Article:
Contingent workforce programs tapping into gig economy platforms to find talent — or thinking of doing so — received encouraging news last week in a couple of court decisions. A US appeals court in San Francisco on March 17 revived a lawsuit brought by Uber Technologies Inc. and subsidiary Postmates Inc. against AB 5, a California law that aims to get tough on independent contractor misclassification.
Friday’s ruling by the 9th US Circuit Court of Appeals followed an appeals court ruling on March 13 that found Prop. 22, which came about after the California Legislature passed AB 5, is enforceable. The ballot initiative, which passed in 2020, carved out exemptions to the AB 5 requirements for Uber, Lyft and other app-based delivery services. It had been ruled unconstitutional in 2021.
The 9th Circuit ruling on March 17, meanwhile, found that AB 5 is unconstitutional because it improperly singles out app-based transportation businesses while exempting many other industries, according to Reuters, which called the ruling “a major win for app-based services that heavily rely on contractors.”
In Friday’s unanimous decision, the three-judge panel ruled the companies had made a plausible case that AB 5 — which became law in 2019 and requires the apps to provide their workers with full employee benefits — violated their equal protection rights because it was motivated by lawmakers’ dislike of ride-hail and analogous platforms, Courthouse News reported. The panel sent the case back to US District Judge Dolly Gee in Los Angeles, who had dismissed the companies’ claims in 2021, and instructed her to reconsider their request for a preliminary injunction.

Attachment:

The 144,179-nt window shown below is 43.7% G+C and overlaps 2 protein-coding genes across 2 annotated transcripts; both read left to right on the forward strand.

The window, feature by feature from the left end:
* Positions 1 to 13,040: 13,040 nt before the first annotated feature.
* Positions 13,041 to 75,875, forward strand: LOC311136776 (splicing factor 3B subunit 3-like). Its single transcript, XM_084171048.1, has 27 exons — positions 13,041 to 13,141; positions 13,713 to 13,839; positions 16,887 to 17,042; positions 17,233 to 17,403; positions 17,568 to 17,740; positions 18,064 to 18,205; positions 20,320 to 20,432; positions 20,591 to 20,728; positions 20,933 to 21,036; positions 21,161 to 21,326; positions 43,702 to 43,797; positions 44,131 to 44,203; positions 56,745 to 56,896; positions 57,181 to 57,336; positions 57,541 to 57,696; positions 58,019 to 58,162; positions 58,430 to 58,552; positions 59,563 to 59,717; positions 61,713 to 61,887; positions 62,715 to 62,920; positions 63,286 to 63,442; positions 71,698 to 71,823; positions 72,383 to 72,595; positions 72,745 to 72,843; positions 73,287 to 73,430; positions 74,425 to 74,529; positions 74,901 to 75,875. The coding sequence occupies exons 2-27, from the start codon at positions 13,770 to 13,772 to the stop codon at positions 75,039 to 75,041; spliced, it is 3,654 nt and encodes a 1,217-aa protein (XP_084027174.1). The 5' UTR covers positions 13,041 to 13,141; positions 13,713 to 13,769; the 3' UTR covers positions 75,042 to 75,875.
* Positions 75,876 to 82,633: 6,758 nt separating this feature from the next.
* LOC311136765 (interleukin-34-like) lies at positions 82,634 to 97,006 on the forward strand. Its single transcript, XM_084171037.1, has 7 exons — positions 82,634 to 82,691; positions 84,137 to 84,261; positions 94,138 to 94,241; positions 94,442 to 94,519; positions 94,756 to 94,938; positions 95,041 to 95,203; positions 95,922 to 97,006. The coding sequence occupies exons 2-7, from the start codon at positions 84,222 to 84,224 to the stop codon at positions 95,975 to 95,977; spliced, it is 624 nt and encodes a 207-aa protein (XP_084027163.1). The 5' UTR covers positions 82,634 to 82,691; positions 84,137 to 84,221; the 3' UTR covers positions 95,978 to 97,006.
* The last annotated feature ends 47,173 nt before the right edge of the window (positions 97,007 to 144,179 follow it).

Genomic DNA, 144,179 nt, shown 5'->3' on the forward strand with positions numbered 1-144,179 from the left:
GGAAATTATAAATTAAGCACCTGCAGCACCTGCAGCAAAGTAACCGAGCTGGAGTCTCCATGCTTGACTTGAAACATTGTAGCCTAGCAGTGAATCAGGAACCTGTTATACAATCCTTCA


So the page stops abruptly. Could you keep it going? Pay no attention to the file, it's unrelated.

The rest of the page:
Uber argued the California Legislature carved out so many exemptions to its labor classification requirement under AB 5 — from lawyers and doctors to barbers, furniture assemblers and dog walkers — that in the end Uber and other gig-economy giants were arbitrarily singled out to overhaul their business model.
The primary reason for the reversal were the words of AB 5’s key sponsor, Lorena Gonzalez, who was a state assemblywoman when the law was passed but is now the chief officer of the California Labor Federation, FreightWaves reported. Gonzalez led the effort to put into the law the ABC test that defines whether a worker is an independent contractor or an employee, with the test leaning heavily toward a finding that a worker should be classified as an employee.
In finding that AB 5 violated the equal protection clause, the appellate court noted that Gonzalez, after individual problems in certain industries arose, was reported by the Los Angeles Times to have said that “she is ‘open to changes in the bill next year, including an exemption for musicians, but not for app-based ride-hailing and delivery giants’” (court’s italics). The appellate court also agreed with the allegation in the plaintiffs’ filing that numerous statements by Gonzalez “disparaged” the app-based industry.
Despite last week’s rulings, it is possible that neither will immediately impact the gig platforms, as the state of California and a labor union that challenged Prop. 22 are likely to appeal the decisions.